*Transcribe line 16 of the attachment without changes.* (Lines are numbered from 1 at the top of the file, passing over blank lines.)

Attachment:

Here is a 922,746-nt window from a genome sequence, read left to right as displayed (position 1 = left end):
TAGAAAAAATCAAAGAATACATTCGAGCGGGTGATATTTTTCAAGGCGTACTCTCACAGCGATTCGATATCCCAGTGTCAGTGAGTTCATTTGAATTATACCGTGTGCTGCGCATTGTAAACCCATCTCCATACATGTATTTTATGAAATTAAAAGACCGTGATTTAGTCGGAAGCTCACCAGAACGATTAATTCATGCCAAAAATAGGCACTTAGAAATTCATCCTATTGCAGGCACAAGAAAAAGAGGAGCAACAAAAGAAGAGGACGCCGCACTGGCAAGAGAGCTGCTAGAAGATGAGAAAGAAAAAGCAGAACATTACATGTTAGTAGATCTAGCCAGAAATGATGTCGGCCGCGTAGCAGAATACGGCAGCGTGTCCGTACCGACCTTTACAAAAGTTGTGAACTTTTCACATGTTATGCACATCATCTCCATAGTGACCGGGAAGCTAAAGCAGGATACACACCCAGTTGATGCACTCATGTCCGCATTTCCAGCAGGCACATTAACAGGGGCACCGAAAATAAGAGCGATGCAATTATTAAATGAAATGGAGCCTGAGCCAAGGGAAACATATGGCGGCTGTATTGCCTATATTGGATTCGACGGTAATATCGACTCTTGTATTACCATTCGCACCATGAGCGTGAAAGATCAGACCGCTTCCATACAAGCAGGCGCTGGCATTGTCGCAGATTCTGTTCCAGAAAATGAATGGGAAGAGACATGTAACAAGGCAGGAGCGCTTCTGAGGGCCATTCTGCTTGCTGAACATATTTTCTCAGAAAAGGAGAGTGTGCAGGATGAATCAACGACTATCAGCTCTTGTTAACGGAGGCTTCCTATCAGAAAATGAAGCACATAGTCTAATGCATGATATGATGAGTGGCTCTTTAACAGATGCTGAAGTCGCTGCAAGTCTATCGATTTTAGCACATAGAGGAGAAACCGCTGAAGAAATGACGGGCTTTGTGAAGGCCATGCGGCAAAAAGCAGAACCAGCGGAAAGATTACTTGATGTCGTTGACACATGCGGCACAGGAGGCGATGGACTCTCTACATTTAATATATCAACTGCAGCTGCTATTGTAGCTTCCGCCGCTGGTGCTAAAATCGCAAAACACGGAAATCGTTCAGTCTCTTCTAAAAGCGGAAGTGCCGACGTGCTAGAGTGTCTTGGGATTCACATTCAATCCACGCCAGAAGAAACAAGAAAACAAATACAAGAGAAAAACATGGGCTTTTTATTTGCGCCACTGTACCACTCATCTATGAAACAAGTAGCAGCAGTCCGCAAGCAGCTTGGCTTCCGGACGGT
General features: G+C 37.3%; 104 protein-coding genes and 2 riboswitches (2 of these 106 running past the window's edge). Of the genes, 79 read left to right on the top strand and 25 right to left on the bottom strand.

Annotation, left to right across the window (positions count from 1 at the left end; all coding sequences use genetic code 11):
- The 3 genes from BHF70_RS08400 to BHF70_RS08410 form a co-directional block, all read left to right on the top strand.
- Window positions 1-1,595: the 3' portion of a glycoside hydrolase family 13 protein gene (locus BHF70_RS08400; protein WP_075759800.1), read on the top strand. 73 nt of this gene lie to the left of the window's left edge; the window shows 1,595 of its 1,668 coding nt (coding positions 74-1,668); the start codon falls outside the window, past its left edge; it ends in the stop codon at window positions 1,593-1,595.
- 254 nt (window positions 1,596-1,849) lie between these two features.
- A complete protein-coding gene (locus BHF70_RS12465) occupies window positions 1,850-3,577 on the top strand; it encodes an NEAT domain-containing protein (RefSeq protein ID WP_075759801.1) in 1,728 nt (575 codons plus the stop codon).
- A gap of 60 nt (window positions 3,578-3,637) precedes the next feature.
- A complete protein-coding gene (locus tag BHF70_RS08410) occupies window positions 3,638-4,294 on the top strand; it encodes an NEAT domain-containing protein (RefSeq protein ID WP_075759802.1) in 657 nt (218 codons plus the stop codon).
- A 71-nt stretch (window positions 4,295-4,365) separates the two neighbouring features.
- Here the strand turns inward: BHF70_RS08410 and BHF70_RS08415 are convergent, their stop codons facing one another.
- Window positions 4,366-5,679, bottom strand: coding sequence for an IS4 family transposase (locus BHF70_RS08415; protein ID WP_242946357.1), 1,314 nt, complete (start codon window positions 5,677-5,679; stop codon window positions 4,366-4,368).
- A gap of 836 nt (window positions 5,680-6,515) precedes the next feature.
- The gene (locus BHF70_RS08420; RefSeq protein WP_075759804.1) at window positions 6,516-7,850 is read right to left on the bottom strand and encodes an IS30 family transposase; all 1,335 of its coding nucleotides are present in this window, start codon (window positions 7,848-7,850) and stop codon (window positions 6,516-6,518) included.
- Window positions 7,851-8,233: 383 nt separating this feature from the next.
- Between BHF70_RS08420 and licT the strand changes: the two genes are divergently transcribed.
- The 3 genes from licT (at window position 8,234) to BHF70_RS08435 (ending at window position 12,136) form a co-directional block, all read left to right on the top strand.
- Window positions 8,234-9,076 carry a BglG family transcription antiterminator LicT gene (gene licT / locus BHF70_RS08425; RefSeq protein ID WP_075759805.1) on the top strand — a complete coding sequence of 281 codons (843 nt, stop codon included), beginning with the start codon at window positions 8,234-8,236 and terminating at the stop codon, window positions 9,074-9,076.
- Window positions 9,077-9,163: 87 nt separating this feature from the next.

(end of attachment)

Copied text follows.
- Window positions 7,851-8,233: 383 nt separating this feature from the next.